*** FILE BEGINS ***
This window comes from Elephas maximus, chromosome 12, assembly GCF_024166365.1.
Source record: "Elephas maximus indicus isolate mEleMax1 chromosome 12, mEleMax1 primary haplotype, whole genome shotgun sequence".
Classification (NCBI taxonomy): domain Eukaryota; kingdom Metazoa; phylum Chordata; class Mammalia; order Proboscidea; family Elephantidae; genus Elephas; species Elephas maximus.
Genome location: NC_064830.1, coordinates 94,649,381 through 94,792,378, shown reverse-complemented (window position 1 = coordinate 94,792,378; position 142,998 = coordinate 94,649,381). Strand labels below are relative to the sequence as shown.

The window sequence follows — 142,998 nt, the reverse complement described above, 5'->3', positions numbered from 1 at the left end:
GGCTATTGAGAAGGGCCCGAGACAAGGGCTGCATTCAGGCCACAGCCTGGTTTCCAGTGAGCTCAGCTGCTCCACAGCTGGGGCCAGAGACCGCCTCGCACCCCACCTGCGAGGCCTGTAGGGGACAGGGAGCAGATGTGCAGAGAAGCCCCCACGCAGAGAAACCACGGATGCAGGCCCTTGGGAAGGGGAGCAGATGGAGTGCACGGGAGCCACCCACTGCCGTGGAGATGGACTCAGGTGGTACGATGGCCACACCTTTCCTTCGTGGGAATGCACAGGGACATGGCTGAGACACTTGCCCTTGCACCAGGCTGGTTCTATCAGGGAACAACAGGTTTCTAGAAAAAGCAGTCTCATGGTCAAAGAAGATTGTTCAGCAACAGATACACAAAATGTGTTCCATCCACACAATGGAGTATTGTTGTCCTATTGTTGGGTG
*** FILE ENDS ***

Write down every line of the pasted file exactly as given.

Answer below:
This window comes from Elephas maximus, chromosome 12, assembly GCF_024166365.1.
Source record: "Elephas maximus indicus isolate mEleMax1 chromosome 12, mEleMax1 primary haplotype, whole genome shotgun sequence".
Classification (NCBI taxonomy): domain Eukaryota; kingdom Metazoa; phylum Chordata; class Mammalia; order Proboscidea; family Elephantidae; genus Elephas; species Elephas maximus.
Genome location: NC_064830.1, coordinates 94,649,381 through 94,792,378, shown reverse-complemented (window position 1 = coordinate 94,792,378; position 142,998 = coordinate 94,649,381). Strand labels below are relative to the sequence as shown.

The window sequence follows — 142,998 nt, the reverse complement described above, 5'->3', positions numbered from 1 at the left end:
GGCTATTGAGAAGGGCCCGAGACAAGGGCTGCATTCAGGCCACAGCCTGGTTTCCAGTGAGCTCAGCTGCTCCACAGCTGGGGCCAGAGACCGCCTCGCACCCCACCTGCGAGGCCTGTAGGGGACAGGGAGCAGATGTGCAGAGAAGCCCCCACGCAGAGAAACCACGGATGCAGGCCCTTGGGAAGGGGAGCAGATGGAGTGCACGGGAGCCACCCACTGCCGTGGAGATGGACTCAGGTGGTACGATGGCCACACCTTTCCTTCGTGGGAATGCACAGGGACATGGCTGAGACACTTGCCCTTGCACCAGGCTGGTTCTATCAGGGAACAACAGGTTTCTAGAAAAAGCAGTCTCATGGTCAAAGAAGATTGTTCAGCAACAGATACACAAAATGTGTTCCATCCACACAATGGAGTATTGTTGTCCTATTGTTGGGTG